JOIN OUR MAILING LIST

By signing up to our mailing list you will receive information about products and services. We will do our best to send you only communications that we deem to be relevant to you and you can change your mind at any time.

View our privacy policy for details on use and storage of your personal data.

GENERAL

T  +61 3 9857 8277
admin@safetywise.com

INVESTIGATION ASSISTANCE
(After Hours)

M  +61 (0)499 333 769

Office & Postal Address

Suite 2, Level 1,

860 Doncaster Road,

Doncaster East, VIC 3109


MISSED OPPORTUNITIES - INVESTIGATING AND LEARNING FROM POSITIVE OUTCOMES

September 5, 2017

 

 

THE “BAD PARENT” MOMENT…

Have you ever had one of those “really bad parent” moments that make you question yourself? Well last week, I had a doozy which I’m sharing – not so you can judge me (please, no haters…) but to highlight a really positive experience from a bad event.

 

My eldest son, James, complained of a terrible stomach ache on Thursday. What did I do? Well, I told him to take it easy and I was sure it would improve. By Thursday night, he was moaning and telling me it was really bad. What did I do? Well, I sent him to bed with a heat pack for his belly, told him to calm down and get some sleep and assured him he’d feel better in the morning. At 4:00am on Friday morning he stumbled into my bedroom, crying how bad it hurt. What did I do? Well I looked at the clock, saw how early it was and told him we’d go to the doctor when they opened, that it was way too early to be awake and he should go back to sleep.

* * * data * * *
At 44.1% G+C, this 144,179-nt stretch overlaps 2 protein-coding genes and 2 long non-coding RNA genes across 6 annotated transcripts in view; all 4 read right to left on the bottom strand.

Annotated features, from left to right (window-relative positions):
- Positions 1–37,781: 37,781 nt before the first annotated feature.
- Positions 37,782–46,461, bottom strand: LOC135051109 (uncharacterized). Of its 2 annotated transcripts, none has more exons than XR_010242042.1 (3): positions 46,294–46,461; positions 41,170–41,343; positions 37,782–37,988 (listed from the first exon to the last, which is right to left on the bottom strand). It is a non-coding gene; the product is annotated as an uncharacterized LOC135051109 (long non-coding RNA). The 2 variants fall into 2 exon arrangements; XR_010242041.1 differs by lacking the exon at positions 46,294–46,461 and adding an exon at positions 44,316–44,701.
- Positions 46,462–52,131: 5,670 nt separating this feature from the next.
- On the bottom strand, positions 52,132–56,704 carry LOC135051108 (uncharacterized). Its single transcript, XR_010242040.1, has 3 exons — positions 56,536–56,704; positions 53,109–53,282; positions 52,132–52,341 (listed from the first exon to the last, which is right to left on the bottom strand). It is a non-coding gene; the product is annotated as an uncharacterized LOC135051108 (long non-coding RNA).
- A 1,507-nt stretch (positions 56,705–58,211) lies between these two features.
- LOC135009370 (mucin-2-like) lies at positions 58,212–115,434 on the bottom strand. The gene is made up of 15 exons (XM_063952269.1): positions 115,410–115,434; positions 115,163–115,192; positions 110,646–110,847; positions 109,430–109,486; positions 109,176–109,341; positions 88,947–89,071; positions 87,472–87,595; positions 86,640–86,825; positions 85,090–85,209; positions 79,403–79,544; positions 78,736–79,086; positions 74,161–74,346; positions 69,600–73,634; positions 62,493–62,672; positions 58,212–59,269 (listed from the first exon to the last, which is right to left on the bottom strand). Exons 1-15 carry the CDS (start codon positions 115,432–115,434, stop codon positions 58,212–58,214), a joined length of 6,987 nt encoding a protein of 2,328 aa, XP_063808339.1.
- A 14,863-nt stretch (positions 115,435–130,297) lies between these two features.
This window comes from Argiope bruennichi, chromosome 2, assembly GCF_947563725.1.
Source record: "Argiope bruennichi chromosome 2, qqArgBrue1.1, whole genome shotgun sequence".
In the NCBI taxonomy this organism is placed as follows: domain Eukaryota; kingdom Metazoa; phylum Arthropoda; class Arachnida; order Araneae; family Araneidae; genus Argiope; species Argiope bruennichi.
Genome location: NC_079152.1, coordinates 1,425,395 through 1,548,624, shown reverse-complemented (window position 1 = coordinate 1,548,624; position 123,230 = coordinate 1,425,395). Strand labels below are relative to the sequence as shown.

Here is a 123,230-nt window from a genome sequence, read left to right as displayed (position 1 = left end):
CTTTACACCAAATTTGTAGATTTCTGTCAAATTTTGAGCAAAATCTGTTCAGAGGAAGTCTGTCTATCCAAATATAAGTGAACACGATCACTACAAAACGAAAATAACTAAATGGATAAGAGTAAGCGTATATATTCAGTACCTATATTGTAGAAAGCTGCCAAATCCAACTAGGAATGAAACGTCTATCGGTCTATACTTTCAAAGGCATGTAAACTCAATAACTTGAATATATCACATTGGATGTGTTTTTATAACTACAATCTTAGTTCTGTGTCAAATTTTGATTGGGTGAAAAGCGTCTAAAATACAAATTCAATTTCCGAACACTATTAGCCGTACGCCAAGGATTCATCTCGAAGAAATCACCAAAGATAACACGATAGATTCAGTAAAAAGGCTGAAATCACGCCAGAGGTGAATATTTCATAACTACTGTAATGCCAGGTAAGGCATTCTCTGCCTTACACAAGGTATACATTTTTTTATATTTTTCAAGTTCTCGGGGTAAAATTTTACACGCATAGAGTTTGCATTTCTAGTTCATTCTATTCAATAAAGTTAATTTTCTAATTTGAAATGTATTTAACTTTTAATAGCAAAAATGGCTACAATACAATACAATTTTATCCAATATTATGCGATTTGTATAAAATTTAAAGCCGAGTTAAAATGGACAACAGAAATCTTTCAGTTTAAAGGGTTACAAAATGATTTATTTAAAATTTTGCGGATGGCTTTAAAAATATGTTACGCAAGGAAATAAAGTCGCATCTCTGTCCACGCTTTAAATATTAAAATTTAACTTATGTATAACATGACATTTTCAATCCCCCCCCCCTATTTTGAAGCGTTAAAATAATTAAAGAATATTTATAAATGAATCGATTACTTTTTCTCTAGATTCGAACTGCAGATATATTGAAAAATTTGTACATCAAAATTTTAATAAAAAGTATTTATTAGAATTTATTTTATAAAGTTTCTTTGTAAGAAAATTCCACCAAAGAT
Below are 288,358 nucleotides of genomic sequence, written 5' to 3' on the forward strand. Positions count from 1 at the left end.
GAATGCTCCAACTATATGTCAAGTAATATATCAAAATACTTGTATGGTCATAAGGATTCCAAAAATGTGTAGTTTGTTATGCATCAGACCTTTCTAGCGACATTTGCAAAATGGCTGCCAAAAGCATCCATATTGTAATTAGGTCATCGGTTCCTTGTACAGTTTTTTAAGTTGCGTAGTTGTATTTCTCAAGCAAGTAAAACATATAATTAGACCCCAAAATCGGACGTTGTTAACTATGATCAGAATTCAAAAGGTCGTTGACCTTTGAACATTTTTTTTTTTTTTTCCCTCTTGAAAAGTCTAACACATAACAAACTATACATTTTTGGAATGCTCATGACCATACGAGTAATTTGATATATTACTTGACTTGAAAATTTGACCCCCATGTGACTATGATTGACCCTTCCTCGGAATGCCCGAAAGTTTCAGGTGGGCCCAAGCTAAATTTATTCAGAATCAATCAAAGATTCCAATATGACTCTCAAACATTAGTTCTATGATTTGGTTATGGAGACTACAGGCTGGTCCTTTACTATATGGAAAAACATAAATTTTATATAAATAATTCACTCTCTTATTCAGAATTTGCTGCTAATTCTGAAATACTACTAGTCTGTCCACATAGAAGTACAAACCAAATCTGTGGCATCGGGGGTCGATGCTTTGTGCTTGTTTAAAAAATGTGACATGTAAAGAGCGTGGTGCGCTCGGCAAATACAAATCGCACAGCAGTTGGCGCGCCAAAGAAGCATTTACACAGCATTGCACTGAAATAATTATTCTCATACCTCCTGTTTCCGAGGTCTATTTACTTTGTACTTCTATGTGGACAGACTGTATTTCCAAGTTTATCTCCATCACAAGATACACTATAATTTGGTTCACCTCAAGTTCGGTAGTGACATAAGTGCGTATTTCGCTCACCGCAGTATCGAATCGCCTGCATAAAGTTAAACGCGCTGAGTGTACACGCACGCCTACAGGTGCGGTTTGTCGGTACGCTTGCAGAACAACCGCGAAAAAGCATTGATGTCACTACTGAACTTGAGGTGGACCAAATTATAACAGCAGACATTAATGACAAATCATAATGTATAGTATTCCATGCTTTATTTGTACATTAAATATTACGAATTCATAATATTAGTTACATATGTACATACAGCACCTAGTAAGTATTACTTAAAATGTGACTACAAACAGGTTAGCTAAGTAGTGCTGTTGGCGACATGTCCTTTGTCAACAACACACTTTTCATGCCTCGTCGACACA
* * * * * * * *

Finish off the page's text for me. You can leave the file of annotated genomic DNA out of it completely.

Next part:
When the sun finally came up on that Friday morning, I was busy organising the other children and getting them off to school. I rang the GP and very luckily secured an appointment for James at 9:45am (miracle !) so a doctor saw James early that day. After some prodding and poking, the doctor said she couldn’t really detect anything super serious but given his history (twisted bowel and major surgery as a baby), she ordered some tests to be sure.